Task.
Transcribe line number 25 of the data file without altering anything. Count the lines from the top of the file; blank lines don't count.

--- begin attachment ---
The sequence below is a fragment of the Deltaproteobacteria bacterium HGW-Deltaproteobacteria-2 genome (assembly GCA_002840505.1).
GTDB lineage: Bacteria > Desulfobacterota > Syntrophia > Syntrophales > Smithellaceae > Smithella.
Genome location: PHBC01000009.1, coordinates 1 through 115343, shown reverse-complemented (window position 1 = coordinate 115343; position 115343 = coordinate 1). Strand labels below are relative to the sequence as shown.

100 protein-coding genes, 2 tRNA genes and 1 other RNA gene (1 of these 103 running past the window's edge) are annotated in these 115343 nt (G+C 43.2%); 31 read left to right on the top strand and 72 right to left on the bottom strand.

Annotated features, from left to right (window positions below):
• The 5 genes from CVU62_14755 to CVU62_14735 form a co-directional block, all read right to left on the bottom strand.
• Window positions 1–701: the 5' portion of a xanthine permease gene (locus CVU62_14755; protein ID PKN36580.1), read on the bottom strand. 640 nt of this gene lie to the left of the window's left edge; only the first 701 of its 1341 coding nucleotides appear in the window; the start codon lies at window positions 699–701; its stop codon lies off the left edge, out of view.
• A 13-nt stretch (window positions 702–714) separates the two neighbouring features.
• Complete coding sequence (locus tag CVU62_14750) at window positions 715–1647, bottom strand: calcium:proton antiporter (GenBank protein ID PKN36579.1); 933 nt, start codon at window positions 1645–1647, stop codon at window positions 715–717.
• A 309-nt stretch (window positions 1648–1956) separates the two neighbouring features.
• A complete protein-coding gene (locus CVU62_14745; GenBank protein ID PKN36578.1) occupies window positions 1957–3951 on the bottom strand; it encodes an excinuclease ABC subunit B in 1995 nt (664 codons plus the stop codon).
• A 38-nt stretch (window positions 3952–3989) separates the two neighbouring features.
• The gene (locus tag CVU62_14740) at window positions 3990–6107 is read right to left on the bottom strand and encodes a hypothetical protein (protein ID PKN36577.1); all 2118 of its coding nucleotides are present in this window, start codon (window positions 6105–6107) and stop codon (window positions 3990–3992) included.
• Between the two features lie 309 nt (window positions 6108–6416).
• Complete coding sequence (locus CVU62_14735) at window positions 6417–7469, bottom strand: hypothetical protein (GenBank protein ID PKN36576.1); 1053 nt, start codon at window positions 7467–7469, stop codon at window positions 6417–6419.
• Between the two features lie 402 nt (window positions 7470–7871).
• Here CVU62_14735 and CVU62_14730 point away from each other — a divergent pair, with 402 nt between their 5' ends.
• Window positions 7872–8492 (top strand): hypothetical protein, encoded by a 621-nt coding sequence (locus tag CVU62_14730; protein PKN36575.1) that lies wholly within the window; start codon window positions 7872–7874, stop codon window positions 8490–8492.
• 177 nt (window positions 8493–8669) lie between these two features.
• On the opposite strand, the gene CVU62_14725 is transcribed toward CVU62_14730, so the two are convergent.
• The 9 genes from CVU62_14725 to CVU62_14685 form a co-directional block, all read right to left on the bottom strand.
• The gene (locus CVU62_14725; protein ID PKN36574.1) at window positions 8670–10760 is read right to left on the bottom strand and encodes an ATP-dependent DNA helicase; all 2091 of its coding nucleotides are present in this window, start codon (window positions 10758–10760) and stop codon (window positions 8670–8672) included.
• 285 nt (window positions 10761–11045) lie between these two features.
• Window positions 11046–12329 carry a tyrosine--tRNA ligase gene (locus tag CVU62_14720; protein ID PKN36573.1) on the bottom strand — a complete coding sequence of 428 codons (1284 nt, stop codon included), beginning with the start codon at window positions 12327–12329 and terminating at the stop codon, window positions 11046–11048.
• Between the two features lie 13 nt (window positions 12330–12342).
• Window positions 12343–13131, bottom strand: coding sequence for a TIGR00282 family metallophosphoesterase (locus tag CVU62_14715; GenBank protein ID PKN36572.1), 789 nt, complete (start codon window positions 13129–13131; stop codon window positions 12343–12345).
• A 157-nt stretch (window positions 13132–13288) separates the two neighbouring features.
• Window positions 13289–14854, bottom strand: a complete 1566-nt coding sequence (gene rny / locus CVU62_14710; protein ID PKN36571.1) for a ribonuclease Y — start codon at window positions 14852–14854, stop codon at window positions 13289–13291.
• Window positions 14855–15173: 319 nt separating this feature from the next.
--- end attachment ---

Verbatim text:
• Between the two features lie 13 nt (window positions 12330–12342).